Charges to be dropped against former El Paso school administrators involved in cheating scheme

EPISD cheating charges dropped

EL PASO, Texas - Motions to withdraw guilty pleas and agreements to defer prosecutions were granted Monday for three former El Paso Independent School District administrators who pleaded guilty to conspiracy to defraud  the U.S. during a cheating scheme.

Justice Dept. statement on charges dropped in cheating scandal involving EPISD

Former Associate Superintendent of the Elementary Division Maria Flores, former Director of the Priority Schools Division assigned to Jefferson High School Vanessa Foreman and Former EPISD Associate Superintendent Damon Murphy all pleaded guilty in 2016 to the charges.

According to court documents obtained by the ABC-7 I-Team, if Foreman complies with terms and conditions of the agreement to defer prosecution, "the United States agrees to dismiss the charge and agrees not to prosecute Defendant."

There will be a six-month "Deferral Period" where the defendants must comply with several conditions which include not committing any crimes, reporting to a Pretrial Officer, not use drugs and several others.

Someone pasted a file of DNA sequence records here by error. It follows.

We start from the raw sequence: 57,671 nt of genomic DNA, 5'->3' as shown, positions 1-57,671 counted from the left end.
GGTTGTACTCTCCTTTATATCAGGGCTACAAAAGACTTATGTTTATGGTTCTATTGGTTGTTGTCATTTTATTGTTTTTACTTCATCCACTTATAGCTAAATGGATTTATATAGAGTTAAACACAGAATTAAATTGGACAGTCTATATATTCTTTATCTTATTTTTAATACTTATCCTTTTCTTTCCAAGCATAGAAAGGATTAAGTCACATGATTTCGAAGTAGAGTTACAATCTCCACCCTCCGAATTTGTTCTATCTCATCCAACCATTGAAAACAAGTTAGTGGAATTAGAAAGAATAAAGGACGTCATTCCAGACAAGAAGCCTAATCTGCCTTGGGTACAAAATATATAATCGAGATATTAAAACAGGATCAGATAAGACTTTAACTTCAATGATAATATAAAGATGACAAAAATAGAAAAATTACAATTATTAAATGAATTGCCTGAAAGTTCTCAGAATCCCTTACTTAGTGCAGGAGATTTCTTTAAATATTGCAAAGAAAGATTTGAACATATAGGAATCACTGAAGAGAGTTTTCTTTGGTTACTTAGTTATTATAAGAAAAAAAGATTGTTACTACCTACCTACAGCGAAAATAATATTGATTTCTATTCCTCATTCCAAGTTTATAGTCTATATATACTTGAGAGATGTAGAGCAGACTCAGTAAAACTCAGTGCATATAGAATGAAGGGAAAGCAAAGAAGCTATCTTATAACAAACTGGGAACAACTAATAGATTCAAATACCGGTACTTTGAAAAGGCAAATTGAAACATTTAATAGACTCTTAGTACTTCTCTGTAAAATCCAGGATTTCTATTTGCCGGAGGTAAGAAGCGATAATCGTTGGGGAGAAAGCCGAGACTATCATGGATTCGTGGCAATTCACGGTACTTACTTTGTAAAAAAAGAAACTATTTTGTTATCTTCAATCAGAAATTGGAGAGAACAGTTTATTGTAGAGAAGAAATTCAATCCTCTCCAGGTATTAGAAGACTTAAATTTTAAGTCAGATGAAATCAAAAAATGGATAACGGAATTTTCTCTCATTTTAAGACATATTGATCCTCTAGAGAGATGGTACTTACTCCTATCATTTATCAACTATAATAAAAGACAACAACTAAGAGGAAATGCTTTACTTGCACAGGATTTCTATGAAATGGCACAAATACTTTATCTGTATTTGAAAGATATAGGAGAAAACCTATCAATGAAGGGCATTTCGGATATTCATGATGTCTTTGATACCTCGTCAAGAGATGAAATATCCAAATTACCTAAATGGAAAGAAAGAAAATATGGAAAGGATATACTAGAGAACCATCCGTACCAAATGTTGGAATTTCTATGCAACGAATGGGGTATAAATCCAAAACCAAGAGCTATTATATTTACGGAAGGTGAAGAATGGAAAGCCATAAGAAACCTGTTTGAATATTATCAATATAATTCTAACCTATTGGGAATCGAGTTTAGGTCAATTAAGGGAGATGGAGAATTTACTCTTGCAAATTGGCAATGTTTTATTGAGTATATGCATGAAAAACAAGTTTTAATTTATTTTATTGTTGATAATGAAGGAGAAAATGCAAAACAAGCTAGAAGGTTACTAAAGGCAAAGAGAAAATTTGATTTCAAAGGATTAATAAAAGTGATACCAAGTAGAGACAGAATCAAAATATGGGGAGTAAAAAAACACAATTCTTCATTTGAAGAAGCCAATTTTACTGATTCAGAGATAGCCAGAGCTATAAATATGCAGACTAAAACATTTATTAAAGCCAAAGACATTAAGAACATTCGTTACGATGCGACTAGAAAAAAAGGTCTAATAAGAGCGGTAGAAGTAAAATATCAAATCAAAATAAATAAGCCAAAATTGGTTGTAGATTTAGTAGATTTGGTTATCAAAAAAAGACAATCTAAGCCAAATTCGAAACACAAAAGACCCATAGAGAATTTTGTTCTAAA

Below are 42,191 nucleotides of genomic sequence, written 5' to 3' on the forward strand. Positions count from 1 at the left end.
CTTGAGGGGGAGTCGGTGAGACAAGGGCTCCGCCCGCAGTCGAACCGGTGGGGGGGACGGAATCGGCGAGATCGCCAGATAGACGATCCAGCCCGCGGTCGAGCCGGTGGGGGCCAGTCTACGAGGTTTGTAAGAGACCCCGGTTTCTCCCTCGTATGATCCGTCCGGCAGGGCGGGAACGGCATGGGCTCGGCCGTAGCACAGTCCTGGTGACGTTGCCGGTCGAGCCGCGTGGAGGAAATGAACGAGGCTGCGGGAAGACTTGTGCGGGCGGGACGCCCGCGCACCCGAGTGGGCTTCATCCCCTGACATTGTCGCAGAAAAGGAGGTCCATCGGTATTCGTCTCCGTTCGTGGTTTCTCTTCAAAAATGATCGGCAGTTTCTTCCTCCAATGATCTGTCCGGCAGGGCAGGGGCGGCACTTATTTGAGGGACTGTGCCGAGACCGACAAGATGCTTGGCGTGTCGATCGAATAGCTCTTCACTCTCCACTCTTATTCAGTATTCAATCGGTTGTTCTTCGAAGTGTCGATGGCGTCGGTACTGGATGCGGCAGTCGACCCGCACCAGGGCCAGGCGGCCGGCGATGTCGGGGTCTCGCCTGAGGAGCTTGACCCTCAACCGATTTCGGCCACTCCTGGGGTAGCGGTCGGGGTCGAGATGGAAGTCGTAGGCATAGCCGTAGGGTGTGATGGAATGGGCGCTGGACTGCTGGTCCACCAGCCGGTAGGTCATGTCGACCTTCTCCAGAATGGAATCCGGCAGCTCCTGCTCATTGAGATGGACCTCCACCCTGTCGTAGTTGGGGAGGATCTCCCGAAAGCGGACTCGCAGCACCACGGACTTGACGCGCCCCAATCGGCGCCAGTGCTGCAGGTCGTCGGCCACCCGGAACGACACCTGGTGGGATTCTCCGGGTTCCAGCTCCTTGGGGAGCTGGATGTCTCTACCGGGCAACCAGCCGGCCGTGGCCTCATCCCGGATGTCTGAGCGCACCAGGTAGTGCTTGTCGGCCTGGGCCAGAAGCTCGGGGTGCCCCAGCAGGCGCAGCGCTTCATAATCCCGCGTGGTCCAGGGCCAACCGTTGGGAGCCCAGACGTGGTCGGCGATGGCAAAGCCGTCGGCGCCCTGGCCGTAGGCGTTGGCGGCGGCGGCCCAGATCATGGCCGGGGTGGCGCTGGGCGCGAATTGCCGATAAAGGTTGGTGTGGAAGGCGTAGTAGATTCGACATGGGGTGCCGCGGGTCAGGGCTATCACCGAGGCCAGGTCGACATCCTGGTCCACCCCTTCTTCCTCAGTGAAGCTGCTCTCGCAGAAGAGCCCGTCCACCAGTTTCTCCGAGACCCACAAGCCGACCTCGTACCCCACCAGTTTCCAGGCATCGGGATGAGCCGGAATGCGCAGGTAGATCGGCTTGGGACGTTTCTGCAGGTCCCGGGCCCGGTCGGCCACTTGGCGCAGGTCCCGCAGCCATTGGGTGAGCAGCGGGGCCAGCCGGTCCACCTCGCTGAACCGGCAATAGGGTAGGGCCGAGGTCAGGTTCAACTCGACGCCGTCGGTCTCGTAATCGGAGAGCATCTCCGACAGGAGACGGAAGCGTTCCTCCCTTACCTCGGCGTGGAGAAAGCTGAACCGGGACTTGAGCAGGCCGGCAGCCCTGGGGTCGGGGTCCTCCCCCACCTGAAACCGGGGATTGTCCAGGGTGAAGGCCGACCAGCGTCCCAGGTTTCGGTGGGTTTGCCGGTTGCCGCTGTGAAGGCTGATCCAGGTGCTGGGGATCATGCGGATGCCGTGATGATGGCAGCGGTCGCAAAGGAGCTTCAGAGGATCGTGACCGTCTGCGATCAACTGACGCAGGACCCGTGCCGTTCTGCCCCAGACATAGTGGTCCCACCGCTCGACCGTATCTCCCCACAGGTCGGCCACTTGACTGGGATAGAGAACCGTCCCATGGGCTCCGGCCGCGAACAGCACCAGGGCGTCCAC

On Monday, pretrial diversions were also filed for several other former administrators who were charged during the scheme. Former Austin High School Principal John Tanner and former EPISD Superintendent for Secondary Schools, James Anderson, were charged with one count each of conspiracy to defraud and conspiracy to commit mail fraud, with possible sentences of up to 20 years.

Anderson was also charged with making false statements to a federal investigator.

By accepting the agreement for a pretrial diversion, Tanner and Anderson accept responsibility and must follow conditions and agreements for six months, then all charges will be dismissed.

In a statement obtained by the ABC-7 I-Team, Anderson said, "I regret any harm that may have been incurred by anyone with respect to my assigned duties as Assistant Superintendent in El Paso Independent School District."

They were accused of fraudulently boosting the district's test scores, attendance and graduation rates to meet federal accountability standards.

Anderson attorney Robert Perez told ABC-7 the agreement is not an admission of guilt, "we're happy it's going to be over. This case had literally over a million documents, had we gone to trial, we would have probably been in trial for a month."

The Department of Justice issued a statement saying in part they accepted the motions, " bring finality to the lengthy and complex litigation involving the prosecution of certain El Paso Independent School District administrators and employees."

Last year, Federal Judge David Briones ordered a retrial after federal prosecutors admitted they made mistakes in the trials. Briones ruled there was no evidence federal prosecutors intentionally withheld evidence from the defense, but did say they acted negligently.

Click here for a timeline of the cheating scandal.

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